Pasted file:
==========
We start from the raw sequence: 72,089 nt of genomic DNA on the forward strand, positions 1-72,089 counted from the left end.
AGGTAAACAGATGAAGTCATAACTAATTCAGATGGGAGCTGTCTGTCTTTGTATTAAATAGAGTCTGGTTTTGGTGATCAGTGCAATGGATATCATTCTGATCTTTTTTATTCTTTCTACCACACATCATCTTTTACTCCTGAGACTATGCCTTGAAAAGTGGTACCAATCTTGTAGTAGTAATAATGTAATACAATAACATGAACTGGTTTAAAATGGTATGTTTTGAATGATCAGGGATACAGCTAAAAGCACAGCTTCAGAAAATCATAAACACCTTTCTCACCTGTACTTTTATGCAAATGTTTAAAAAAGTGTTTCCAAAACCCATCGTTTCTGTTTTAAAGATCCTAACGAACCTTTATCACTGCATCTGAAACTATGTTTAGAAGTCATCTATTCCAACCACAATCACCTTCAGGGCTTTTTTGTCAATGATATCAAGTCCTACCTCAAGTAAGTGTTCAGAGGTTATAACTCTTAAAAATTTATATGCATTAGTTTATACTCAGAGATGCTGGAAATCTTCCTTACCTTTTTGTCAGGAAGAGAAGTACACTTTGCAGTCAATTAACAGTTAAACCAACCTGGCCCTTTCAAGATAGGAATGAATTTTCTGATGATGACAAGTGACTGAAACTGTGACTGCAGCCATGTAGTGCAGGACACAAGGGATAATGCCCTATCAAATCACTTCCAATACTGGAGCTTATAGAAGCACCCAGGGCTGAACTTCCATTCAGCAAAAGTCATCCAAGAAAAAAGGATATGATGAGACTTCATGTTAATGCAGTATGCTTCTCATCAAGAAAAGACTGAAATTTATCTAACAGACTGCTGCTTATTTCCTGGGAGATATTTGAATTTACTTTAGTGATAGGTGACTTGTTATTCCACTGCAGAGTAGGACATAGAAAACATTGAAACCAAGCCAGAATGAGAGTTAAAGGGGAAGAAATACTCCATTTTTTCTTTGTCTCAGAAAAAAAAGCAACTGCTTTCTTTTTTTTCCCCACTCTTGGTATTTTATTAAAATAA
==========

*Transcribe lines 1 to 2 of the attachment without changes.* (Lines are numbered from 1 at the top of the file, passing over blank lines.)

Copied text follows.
We start from the raw sequence: 72,089 nt of genomic DNA on the forward strand, positions 1-72,089 counted from the left end.
AGGTAAACAGATGAAGTCATAACTAATTCAGATGGGAGCTGTCTGTCTTTGTATTAAATAGAGTCTGGTTTTGGTGATCAGTGCAATGGATATCATTCTGATCTTTTTTATTCTTTCTACCACACATCATCTTTTACTCCTGAGACTATGCCTTGAAAAGTGGTACCAATCTTGTAGTAGTAATAATGTAATACAATAACATGAACTGGTTTAAAATGGTATGTTTTGAATGATCAGGGATACAGCTAAAAGCACAGCTTCAGAAAATCATAAACACCTTTCTCACCTGTACTTTTATGCAAATGTTTAAAAAAGTGTTTCCAAAACCCATCGTTTCTGTTTTAAAGATCCTAACGAACCTTTATCACTGCATCTGAAACTATGTTTAGAAGTCATCTATTCCAACCACAATCACCTTCAGGGCTTTTTTGTCAATGATATCAAGTCCTACCTCAAGTAAGTGTTCAGAGGTTATAACTCTTAAAAATTTATATGCATTAGTTTATACTCAGAGATGCTGGAAATCTTCCTTACCTTTTTGTCAGGAAGAGAAGTACACTTTGCAGTCAATTAACAGTTAAACCAACCTGGCCCTTTCAAGATAGGAATGAATTTTCTGATGATGACAAGTGACTGAAACTGTGACTGCAGCCATGTAGTGCAGGACACAAGGGATAATGCCCTATCAAATCACTTCCAATACTGGAGCTTATAGAAGCACCCAGGGCTGAACTTCCATTCAGCAAAAGTCATCCAAGAAAAAAGGATATGATGAGACTTCATGTTAATGCAGTATGCTTCTCATCAAGAAAAGACTGAAATTTATCTAACAGACTGCTGCTTATTTCCTGGGAGATATTTGAATTTACTTTAGTGATAGGTGACTTGTTATTCCACTGCAGAGTAGGACATAGAAAACATTGAAACCAAGCCAGAATGAGAGTTAAAGGGGAAGAAATACTCCATTTTTTCTTTGTCTCAGAAAAAAAAGCAACTGCTTTCTTTTTTTTCCCCACTCTTGGTATTTTATTAAAATAA